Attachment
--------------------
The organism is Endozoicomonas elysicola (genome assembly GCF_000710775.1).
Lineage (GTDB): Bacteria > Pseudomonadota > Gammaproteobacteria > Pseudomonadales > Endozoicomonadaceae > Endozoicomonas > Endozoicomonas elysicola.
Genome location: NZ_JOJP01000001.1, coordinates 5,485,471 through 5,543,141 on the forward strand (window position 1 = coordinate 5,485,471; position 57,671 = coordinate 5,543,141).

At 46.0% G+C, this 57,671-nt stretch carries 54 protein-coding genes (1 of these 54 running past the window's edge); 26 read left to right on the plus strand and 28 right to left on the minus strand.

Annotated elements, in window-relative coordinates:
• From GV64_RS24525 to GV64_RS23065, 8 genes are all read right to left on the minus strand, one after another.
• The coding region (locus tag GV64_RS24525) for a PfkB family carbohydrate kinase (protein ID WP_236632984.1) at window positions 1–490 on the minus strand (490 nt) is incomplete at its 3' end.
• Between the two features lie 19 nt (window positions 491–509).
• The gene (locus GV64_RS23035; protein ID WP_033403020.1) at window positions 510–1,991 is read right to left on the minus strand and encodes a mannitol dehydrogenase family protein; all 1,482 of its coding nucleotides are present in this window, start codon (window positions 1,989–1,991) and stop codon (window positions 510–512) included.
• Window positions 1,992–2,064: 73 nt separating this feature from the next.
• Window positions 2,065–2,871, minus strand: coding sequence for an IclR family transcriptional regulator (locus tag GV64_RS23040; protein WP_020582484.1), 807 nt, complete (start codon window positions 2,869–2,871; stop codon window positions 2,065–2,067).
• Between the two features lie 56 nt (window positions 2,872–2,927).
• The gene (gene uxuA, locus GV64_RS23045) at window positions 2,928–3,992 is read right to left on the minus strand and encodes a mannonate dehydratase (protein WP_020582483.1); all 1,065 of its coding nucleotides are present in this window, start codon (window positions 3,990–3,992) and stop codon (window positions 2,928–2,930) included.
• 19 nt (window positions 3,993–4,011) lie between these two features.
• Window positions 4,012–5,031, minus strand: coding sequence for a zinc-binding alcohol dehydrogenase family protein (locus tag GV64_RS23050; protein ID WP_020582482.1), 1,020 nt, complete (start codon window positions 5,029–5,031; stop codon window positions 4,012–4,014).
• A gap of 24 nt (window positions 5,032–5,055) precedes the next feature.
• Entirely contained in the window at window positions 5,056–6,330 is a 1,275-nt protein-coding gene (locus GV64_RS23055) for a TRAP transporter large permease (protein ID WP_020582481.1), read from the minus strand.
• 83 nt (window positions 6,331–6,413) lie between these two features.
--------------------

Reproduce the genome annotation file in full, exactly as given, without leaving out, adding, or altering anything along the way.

The organism is Endozoicomonas elysicola (genome assembly GCF_000710775.1).
Lineage (GTDB): Bacteria > Pseudomonadota > Gammaproteobacteria > Pseudomonadales > Endozoicomonadaceae > Endozoicomonas > Endozoicomonas elysicola.
Genome location: NZ_JOJP01000001.1, coordinates 5,485,471 through 5,543,141 on the forward strand (window position 1 = coordinate 5,485,471; position 57,671 = coordinate 5,543,141).

At 46.0% G+C, this 57,671-nt stretch carries 54 protein-coding genes (1 of these 54 running past the window's edge); 26 read left to right on the plus strand and 28 right to left on the minus strand.

Annotated elements, in window-relative coordinates:
• From GV64_RS24525 to GV64_RS23065, 8 genes are all read right to left on the minus strand, one after another.
• The coding region (locus tag GV64_RS24525) for a PfkB family carbohydrate kinase (protein ID WP_236632984.1) at window positions 1–490 on the minus strand (490 nt) is incomplete at its 3' end.
• Between the two features lie 19 nt (window positions 491–509).
• The gene (locus GV64_RS23035; protein ID WP_033403020.1) at window positions 510–1,991 is read right to left on the minus strand and encodes a mannitol dehydrogenase family protein; all 1,482 of its coding nucleotides are present in this window, start codon (window positions 1,989–1,991) and stop codon (window positions 510–512) included.
• Window positions 1,992–2,064: 73 nt separating this feature from the next.
• Window positions 2,065–2,871, minus strand: coding sequence for an IclR family transcriptional regulator (locus tag GV64_RS23040; protein WP_020582484.1), 807 nt, complete (start codon window positions 2,869–2,871; stop codon window positions 2,065–2,067).
• Between the two features lie 56 nt (window positions 2,872–2,927).
• The gene (gene uxuA, locus GV64_RS23045) at window positions 2,928–3,992 is read right to left on the minus strand and encodes a mannonate dehydratase (protein WP_020582483.1); all 1,065 of its coding nucleotides are present in this window, start codon (window positions 3,990–3,992) and stop codon (window positions 2,928–2,930) included.
• 19 nt (window positions 3,993–4,011) lie between these two features.
• Window positions 4,012–5,031, minus strand: coding sequence for a zinc-binding alcohol dehydrogenase family protein (locus tag GV64_RS23050; protein ID WP_020582482.1), 1,020 nt, complete (start codon window positions 5,029–5,031; stop codon window positions 4,012–4,014).
• A gap of 24 nt (window positions 5,032–5,055) precedes the next feature.
• Entirely contained in the window at window positions 5,056–6,330 is a 1,275-nt protein-coding gene (locus GV64_RS23055) for a TRAP transporter large permease (protein ID WP_020582481.1), read from the minus strand.
• 83 nt (window positions 6,331–6,413) lie between these two features.